US5290857A - Epoxy resin adhesive composition - Google Patents

Epoxy resin adhesive composition Download PDF

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US5290857A
US5290857A US07939912 US93991292A US5290857A US 5290857 A US5290857 A US 5290857A US 07939912 US07939912 US 07939912 US 93991292 A US93991292 A US 93991292A US 5290857 A US5290857 A US 5290857A
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polymer
epoxy resin
shell
core
adhesive composition
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US07939912
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Tadashi Ashida
Masahiko Ohnishi
Toshio Nagase
Akira Nakayama
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Zeon Corp
Nissan Motor Co Ltd
GANZ CHEMICAL CO Ltd
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Zeon Corp
Nissan Motor Co Ltd
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    • CCHEMISTRY; METALLURGY
    • C09DYES; PAINTS; POLISHES; NATURAL RESINS; ADHESIVES; MISCELLANEOUS COMPOSITIONS; MISCELLANEOUS APPLICATIONS OF MATERIALS
    • C09JADHESIVES; NON-MECHANICAL ASPECTS OF ADHESIVE PROCESSES IN GENERAL; ADHESIVE PROCESSES NOT PROVIDED FOR ELSEWHERE; USE OF MATERIALS AS ADHESIVES
    • C09J163/00Adhesives based on epoxy resins; Adhesives based on derivatives of epoxy resins
    • CCHEMISTRY; METALLURGY
    • C09DYES; PAINTS; POLISHES; NATURAL RESINS; ADHESIVES; MISCELLANEOUS COMPOSITIONS; MISCELLANEOUS APPLICATIONS OF MATERIALS
    • C09JADHESIVES; NON-MECHANICAL ASPECTS OF ADHESIVE PROCESSES IN GENERAL; ADHESIVE PROCESSES NOT PROVIDED FOR ELSEWHERE; USE OF MATERIALS AS ADHESIVES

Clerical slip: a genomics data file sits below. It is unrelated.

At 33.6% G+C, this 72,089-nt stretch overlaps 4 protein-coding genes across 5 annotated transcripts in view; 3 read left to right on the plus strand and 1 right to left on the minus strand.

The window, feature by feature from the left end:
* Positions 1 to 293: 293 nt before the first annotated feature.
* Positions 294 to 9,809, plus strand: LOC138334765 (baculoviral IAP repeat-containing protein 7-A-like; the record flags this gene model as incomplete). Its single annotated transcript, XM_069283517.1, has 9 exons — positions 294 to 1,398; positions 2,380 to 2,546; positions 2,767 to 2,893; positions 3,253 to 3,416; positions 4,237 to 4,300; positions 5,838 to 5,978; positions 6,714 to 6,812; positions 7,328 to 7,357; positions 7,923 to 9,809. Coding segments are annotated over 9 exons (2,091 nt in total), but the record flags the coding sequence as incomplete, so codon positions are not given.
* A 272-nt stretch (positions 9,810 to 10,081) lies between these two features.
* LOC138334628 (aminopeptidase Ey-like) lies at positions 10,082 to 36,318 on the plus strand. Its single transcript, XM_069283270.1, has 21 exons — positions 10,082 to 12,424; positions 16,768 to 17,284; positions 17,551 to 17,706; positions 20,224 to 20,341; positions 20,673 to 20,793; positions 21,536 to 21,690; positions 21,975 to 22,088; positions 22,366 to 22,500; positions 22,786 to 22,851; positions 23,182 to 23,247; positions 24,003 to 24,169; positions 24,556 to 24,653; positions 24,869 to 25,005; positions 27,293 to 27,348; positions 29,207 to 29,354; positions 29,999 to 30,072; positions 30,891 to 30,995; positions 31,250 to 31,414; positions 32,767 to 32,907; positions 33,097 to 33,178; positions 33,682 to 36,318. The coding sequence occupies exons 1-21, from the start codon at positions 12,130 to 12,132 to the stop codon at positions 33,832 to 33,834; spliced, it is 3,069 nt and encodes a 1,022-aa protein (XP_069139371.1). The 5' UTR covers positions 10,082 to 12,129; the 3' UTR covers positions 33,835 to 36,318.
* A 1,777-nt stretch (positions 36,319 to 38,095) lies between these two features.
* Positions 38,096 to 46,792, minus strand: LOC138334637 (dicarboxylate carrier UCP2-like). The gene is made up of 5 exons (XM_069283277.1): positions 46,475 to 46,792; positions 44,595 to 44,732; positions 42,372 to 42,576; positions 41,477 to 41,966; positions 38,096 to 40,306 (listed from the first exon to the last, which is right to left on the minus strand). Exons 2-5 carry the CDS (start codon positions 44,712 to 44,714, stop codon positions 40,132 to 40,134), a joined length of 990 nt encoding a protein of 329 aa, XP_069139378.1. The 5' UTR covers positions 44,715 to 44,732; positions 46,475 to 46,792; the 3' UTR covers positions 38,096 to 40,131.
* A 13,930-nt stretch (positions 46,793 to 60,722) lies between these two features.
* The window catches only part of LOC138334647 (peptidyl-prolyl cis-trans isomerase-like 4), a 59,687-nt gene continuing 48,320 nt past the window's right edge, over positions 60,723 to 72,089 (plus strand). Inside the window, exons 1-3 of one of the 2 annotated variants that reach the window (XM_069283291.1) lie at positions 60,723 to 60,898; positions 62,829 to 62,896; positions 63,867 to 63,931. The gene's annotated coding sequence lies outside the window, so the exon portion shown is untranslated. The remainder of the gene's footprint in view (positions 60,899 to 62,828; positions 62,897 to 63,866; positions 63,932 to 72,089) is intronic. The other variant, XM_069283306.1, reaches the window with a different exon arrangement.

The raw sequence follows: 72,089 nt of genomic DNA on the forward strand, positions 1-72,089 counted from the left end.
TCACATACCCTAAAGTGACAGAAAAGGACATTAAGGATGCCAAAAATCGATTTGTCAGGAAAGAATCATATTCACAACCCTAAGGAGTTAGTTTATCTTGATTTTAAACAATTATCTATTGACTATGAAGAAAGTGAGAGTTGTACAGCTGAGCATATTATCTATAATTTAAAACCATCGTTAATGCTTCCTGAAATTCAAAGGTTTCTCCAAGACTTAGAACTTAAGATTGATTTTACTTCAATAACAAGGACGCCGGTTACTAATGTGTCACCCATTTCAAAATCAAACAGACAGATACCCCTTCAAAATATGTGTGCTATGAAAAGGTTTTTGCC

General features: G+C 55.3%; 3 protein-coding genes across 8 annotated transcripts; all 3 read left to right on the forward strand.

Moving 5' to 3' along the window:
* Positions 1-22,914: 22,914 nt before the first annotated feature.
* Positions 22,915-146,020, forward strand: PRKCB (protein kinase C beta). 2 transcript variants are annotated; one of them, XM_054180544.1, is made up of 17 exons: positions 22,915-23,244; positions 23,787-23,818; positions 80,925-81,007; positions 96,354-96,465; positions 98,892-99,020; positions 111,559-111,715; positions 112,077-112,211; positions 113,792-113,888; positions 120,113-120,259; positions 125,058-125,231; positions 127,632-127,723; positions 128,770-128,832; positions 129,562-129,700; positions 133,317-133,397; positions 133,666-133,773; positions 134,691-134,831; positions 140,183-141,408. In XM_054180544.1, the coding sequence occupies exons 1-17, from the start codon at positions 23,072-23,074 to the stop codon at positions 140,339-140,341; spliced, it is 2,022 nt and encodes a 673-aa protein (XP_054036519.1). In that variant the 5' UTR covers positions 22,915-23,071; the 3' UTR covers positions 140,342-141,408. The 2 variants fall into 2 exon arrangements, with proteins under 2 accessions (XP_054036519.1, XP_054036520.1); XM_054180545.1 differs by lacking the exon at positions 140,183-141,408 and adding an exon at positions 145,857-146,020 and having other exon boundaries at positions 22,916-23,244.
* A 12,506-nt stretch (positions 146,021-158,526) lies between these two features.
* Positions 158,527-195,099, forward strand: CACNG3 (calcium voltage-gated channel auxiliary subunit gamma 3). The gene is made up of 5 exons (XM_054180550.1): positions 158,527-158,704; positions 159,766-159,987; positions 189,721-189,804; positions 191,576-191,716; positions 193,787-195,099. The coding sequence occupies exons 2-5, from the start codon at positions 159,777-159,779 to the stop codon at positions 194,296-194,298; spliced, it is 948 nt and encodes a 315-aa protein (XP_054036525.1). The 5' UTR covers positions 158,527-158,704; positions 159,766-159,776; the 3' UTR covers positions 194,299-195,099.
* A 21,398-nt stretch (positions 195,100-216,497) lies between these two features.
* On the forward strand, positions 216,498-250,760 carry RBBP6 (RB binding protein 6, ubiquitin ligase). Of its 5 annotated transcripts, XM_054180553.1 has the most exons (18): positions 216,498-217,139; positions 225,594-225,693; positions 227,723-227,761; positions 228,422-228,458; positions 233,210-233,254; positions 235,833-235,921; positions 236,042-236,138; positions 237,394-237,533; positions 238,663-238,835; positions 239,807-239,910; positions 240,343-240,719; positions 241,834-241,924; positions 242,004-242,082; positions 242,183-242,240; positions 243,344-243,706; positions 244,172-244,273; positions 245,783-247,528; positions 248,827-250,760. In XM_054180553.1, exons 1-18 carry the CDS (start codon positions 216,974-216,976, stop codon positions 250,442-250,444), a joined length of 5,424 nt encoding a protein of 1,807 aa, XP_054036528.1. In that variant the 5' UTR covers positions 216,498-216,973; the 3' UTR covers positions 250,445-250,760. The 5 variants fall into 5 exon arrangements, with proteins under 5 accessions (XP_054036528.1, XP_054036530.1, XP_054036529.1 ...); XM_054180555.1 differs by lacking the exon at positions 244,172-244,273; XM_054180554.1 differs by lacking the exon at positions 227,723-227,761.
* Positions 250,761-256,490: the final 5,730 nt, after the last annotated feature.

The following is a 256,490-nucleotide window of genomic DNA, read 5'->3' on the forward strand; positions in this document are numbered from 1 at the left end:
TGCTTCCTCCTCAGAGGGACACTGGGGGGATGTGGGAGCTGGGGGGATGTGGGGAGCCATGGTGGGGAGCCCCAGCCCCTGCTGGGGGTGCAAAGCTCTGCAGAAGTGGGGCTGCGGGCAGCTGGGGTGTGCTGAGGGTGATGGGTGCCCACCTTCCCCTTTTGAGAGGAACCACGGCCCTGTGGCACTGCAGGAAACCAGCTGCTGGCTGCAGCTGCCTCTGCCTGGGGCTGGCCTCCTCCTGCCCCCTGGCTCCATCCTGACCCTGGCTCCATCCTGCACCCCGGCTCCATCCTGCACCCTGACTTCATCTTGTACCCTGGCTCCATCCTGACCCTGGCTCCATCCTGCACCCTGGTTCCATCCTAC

• C09J151/00Adhesives based on graft polymers in which the grafted component is obtained by reactions only involving carbon-to-carbon unsaturated bonds; Adhesives based on derivatives of such polymers
    • C09J151/003Adhesives based on graft polymers in which the grafted component is obtained by reactions only involving carbon-to-carbon unsaturated bonds; Adhesives based on derivatives of such polymers grafted on to macromolecular compounds obtained by reactions only involving unsaturated carbon-to-carbon bonds
    • CCHEMISTRY; METALLURGY
    • C08ORGANIC MACROMOLECULAR COMPOUNDS; THEIR PREPARATION OR CHEMICAL WORKING-UP; COMPOSITIONS BASED THEREON
    • C08LCOMPOSITIONS OF MACROMOLECULAR COMPOUNDS
    • C08L2666/00Composition of polymers characterized by a further compound in the blend, being organic macromolecular compounds, natural resins, waxes or and bituminous materials, non-macromolecular organic substances, inorganic substances or characterized by their function in the composition
    • C08L2666/02Organic macromolecular compounds, natural resins, waxes or and bituminous materials
    • CCHEMISTRY; METALLURGY
    • C08ORGANIC MACROMOLECULAR COMPOUNDS; THEIR PREPARATION OR CHEMICAL WORKING-UP; COMPOSITIONS BASED THEREON
    • C08LCOMPOSITIONS OF MACROMOLECULAR COMPOUNDS
    • C08L2666/00Composition of polymers characterized by a further compound in the blend, being organic macromolecular compounds, natural resins, waxes or and bituminous materials, non-macromolecular organic substances, inorganic substances or characterized by their function in the composition
    • C08L2666/02Organic macromolecular compounds, natural resins, waxes or and bituminous materials
    • C08L2666/04Macromolecular compounds according to groups C08L7/00 - C08L49/00, or C08L55/00 - C08L57/00; Derivatives thereof
    • C08L2666/08Homopolymers or copolymers according to C08L7/00 - C08L21/00; Derivatives thereof
    • CCHEMISTRY; METALLURGY
    • C08ORGANIC MACROMOLECULAR COMPOUNDS; THEIR PREPARATION OR CHEMICAL WORKING-UP; COMPOSITIONS BASED THEREON
    • C08LCOMPOSITIONS OF MACROMOLECULAR COMPOUNDS
    • C08L2666/00Composition of polymers characterized by a further compound in the blend, being organic macromolecular compounds, natural resins, waxes or and bituminous materials, non-macromolecular organic substances, inorganic substances or characterized by their function in the composition
    • C08L2666/02Organic macromolecular compounds, natural resins, waxes or and bituminous materials
    • C08L2666/14Macromolecular compounds according to C08L59/00 - C08L87/00; Derivatives thereof